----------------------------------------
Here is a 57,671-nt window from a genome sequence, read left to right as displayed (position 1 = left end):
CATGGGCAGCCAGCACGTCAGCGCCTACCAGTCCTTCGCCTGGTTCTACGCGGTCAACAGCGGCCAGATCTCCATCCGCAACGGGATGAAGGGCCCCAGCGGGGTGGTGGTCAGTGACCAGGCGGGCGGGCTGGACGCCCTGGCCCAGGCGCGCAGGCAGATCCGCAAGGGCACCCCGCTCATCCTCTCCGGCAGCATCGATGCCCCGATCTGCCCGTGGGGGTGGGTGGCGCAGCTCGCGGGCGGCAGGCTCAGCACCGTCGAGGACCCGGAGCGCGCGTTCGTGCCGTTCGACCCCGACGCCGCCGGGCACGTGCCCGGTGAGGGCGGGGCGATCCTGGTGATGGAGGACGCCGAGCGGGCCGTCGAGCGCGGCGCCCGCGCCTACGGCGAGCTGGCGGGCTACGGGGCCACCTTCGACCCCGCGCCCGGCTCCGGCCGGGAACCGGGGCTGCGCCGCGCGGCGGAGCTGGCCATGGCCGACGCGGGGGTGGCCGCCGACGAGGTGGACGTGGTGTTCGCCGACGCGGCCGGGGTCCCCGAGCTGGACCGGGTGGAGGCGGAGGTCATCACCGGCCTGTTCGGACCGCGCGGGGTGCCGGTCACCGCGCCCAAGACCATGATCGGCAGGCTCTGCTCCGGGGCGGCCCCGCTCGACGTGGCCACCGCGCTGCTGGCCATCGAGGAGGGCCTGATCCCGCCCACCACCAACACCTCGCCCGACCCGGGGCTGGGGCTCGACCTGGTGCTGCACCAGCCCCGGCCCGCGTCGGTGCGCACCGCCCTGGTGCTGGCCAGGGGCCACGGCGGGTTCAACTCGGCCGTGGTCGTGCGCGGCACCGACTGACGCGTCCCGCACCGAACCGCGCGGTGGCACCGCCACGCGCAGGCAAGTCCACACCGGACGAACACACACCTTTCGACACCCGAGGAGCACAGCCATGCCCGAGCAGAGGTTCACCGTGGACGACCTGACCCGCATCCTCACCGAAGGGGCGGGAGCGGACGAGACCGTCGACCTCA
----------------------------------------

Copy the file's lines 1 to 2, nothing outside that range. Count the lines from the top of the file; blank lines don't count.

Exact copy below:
Here is a 57,671-nt window from a genome sequence, read left to right as displayed (position 1 = left end):
CATGGGCAGCCAGCACGTCAGCGCCTACCAGTCCTTCGCCTGGTTCTACGCGGTCAACAGCGGCCAGATCTCCATCCGCAACGGGATGAAGGGCCCCAGCGGGGTGGTGGTCAGTGACCAGGCGGGCGGGCTGGACGCCCTGGCCCAGGCGCGCAGGCAGATCCGCAAGGGCACCCCGCTCATCCTCTCCGGCAGCATCGATGCCCCGATCTGCCCGTGGGGGTGGGTGGCGCAGCTCGCGGGCGGCAGGCTCAGCACCGTCGAGGACCCGGAGCGCGCGTTCGTGCCGTTCGACCCCGACGCCGCCGGGCACGTGCCCGGTGAGGGCGGGGCGATCCTGGTGATGGAGGACGCCGAGCGGGCCGTCGAGCGCGGCGCCCGCGCCTACGGCGAGCTGGCGGGCTACGGGGCCACCTTCGACCCCGCGCCCGGCTCCGGCCGGGAACCGGGGCTGCGCCGCGCGGCGGAGCTGGCCATGGCCGACGCGGGGGTGGCCGCCGACGAGGTGGACGTGGTGTTCGCCGACGCGGCCGGGGTCCCCGAGCTGGACCGGGTGGAGGCGGAGGTCATCACCGGCCTGTTCGGACCGCGCGGGGTGCCGGTCACCGCGCCCAAGACCATGATCGGCAGGCTCTGCTCCGGGGCGGCCCCGCTCGACGTGGCCACCGCGCTGCTGGCCATCGAGGAGGGCCTGATCCCGCCCACCACCAACACCTCGCCCGACCCGGGGCTGGGGCTCGACCTGGTGCTGCACCAGCCCCGGCCCGCGTCGGTGCGCACCGCCCTGGTGCTGGCCAGGGGCCACGGCGGGTTCAACTCGGCCGTGGTCGTGCGCGGCACCGACTGACGCGTCCCGCACCGAACCGCGCGGTGGCACCGCCACGCGCAGGCAAGTCCACACCGGACGAACACACACCTTTCGACACCCGAGGAGCACAGCCATGCCCGAGCAGAGGTTCACCGTGGACGACCTGACCCGCATCCTCACCGAAGGGGCGGGAGCGGACGAGACCGTCGACCTCA